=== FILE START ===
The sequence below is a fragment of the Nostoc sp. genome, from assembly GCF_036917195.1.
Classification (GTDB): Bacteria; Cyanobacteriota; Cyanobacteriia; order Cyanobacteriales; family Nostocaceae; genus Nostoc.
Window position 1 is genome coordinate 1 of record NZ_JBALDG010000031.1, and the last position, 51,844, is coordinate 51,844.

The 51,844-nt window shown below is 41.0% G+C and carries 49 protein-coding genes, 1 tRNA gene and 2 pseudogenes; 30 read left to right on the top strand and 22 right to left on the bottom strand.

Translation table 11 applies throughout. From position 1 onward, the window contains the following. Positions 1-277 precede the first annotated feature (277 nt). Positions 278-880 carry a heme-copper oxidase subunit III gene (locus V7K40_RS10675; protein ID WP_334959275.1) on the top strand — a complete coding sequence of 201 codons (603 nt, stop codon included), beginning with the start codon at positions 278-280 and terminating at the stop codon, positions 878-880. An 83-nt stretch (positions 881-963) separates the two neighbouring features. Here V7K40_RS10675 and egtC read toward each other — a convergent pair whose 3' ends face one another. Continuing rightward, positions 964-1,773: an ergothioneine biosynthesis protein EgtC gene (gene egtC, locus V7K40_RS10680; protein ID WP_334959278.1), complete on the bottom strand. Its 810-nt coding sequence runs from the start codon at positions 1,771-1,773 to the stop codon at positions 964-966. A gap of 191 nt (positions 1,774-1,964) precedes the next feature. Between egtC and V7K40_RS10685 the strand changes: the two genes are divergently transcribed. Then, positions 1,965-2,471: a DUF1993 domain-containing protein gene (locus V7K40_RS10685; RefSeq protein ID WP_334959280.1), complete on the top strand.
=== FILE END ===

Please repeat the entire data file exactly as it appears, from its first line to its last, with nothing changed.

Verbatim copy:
The sequence below is a fragment of the Nostoc sp. genome, from assembly GCF_036917195.1.
Classification (GTDB): Bacteria; Cyanobacteriota; Cyanobacteriia; order Cyanobacteriales; family Nostocaceae; genus Nostoc.
Window position 1 is genome coordinate 1 of record NZ_JBALDG010000031.1, and the last position, 51,844, is coordinate 51,844.

The 51,844-nt window shown below is 41.0% G+C and carries 49 protein-coding genes, 1 tRNA gene and 2 pseudogenes; 30 read left to right on the top strand and 22 right to left on the bottom strand.

Translation table 11 applies throughout. From position 1 onward, the window contains the following. Positions 1-277 precede the first annotated feature (277 nt). Positions 278-880 carry a heme-copper oxidase subunit III gene (locus V7K40_RS10675; protein ID WP_334959275.1) on the top strand — a complete coding sequence of 201 codons (603 nt, stop codon included), beginning with the start codon at positions 278-280 and terminating at the stop codon, positions 878-880. An 83-nt stretch (positions 881-963) separates the two neighbouring features. Here V7K40_RS10675 and egtC read toward each other — a convergent pair whose 3' ends face one another. Continuing rightward, positions 964-1,773: an ergothioneine biosynthesis protein EgtC gene (gene egtC, locus V7K40_RS10680; protein ID WP_334959278.1), complete on the bottom strand. Its 810-nt coding sequence runs from the start codon at positions 1,771-1,773 to the stop codon at positions 964-966. A gap of 191 nt (positions 1,774-1,964) precedes the next feature. Between egtC and V7K40_RS10685 the strand changes: the two genes are divergently transcribed. Then, positions 1,965-2,471: a DUF1993 domain-containing protein gene (locus V7K40_RS10685; RefSeq protein ID WP_334959280.1), complete on the top strand.